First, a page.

October 10, 2022 2:59 pm

The question we are asked most these days is, “when will office space return to normal?”. To answer this question, we must try to define the word “normal” in relation to office space.

The office space model in New Jersey and across much of the United States is based upon long term decision making. Here in New Jersey, it is “normal” for a lease term to be five years. Why five years? Five years traditionally has allowed the developer sufficient time to amortize the cost of providing a new customized building installation to the tenant. In a normal lease negotiation for a formerly occupied space, the Landlord will design and construct the office to meet the program requirements of the tenant. A space program defines the number and dimensions of private offices, conference rooms, kitchens, storage, reception etc. The Landlord may do the design and construction in house, hire a general contractor or provide an allowance for the tenant to complete the work.

For the last few decades, the cost to retrofit an office was in the range of $15 to $25 per square foot UNDER a finished ceiling. If the cost of $25 per square foot is amortized over a five-year term of lease, the cost of doing this work is around $5 per square foot per year, plus interest.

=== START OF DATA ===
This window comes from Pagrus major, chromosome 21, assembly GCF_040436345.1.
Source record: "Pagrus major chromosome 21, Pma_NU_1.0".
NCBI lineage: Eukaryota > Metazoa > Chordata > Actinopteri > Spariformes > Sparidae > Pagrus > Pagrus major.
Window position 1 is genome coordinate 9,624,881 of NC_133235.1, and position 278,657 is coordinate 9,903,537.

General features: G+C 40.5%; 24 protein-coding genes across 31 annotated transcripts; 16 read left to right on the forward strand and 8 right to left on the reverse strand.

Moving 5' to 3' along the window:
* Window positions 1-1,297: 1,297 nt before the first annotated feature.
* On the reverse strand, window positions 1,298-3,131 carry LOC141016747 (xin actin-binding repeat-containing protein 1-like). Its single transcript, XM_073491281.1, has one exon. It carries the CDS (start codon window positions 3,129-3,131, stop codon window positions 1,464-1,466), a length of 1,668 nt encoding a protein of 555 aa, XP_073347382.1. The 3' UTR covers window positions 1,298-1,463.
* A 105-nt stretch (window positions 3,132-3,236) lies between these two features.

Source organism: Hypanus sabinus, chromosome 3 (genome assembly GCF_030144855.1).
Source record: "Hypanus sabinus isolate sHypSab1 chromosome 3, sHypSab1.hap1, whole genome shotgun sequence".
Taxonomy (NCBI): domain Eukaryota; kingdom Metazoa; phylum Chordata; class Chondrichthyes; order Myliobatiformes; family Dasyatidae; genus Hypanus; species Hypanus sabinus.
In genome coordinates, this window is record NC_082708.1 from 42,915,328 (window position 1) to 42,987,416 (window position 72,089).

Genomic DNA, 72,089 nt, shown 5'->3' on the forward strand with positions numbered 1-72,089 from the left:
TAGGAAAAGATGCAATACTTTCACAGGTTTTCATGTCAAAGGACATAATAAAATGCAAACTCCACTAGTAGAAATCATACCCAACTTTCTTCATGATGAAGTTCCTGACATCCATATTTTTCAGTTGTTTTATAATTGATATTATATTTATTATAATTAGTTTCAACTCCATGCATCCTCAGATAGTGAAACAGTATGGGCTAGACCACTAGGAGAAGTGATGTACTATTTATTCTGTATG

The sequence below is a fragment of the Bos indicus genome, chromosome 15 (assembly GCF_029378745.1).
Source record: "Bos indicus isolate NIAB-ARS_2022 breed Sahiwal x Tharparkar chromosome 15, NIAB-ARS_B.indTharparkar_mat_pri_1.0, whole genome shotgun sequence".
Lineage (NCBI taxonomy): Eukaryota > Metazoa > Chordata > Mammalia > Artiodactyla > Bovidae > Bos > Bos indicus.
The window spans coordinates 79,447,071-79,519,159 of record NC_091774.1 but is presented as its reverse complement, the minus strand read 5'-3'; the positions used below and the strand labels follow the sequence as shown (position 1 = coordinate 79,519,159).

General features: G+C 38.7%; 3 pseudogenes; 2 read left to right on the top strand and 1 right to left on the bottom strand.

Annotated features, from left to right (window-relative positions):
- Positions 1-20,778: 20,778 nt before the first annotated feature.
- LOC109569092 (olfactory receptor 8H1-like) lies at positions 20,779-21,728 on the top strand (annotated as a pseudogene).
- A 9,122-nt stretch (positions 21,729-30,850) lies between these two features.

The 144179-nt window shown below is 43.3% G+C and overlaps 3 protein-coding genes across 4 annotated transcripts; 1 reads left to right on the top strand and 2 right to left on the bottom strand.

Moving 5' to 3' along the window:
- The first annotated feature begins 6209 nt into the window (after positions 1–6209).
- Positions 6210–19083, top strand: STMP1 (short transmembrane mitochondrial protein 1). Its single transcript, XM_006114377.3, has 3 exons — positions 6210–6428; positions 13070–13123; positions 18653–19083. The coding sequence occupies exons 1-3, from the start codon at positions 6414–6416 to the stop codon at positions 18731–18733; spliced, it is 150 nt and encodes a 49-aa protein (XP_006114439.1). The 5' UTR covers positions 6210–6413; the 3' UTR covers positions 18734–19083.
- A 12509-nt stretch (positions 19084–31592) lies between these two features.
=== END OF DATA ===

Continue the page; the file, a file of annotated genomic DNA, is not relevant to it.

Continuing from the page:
So, what has changed? Well, if you have been living under a rock for the last few years, you should note the new trends of work from home and hybrid work schedules have drastically shifted many companies long term space needs. Some companies have gone completely virtual while others are on a hybrid model and still others are full time. Some companies are consolidating offices and others are even growing. There is a whole lot of change going on behind the scenes.

Another notable change is the costs to retrofit the office in 2022 have increased dramatically, mostly due to increasing materials costs, product scarcity and now shipping delays. We are now seeing today’s costs in the range of $35 per square foot to $50 per square foot for a turnkey project and construction schedules have increased from 90 days to six months or more. All these changes mean that in order for Landlords to amortize these much higher construction costs, the typical lease term has now extended to seven years or more.

So, how are companies dealing with the new normal? As we have been pointing out, the great return to the office following the pandemic is a work in progress. Some CEO’s have been able to quickly adjust to the new normal, while others are having a much harder time of it. They are just now beginning to coax their employees to return to the office. Some CEO’s are taking a much harder line and ordering all employees to return or face dismissal. Where is all this going? Stay tuned!

Lawrence Dickstein

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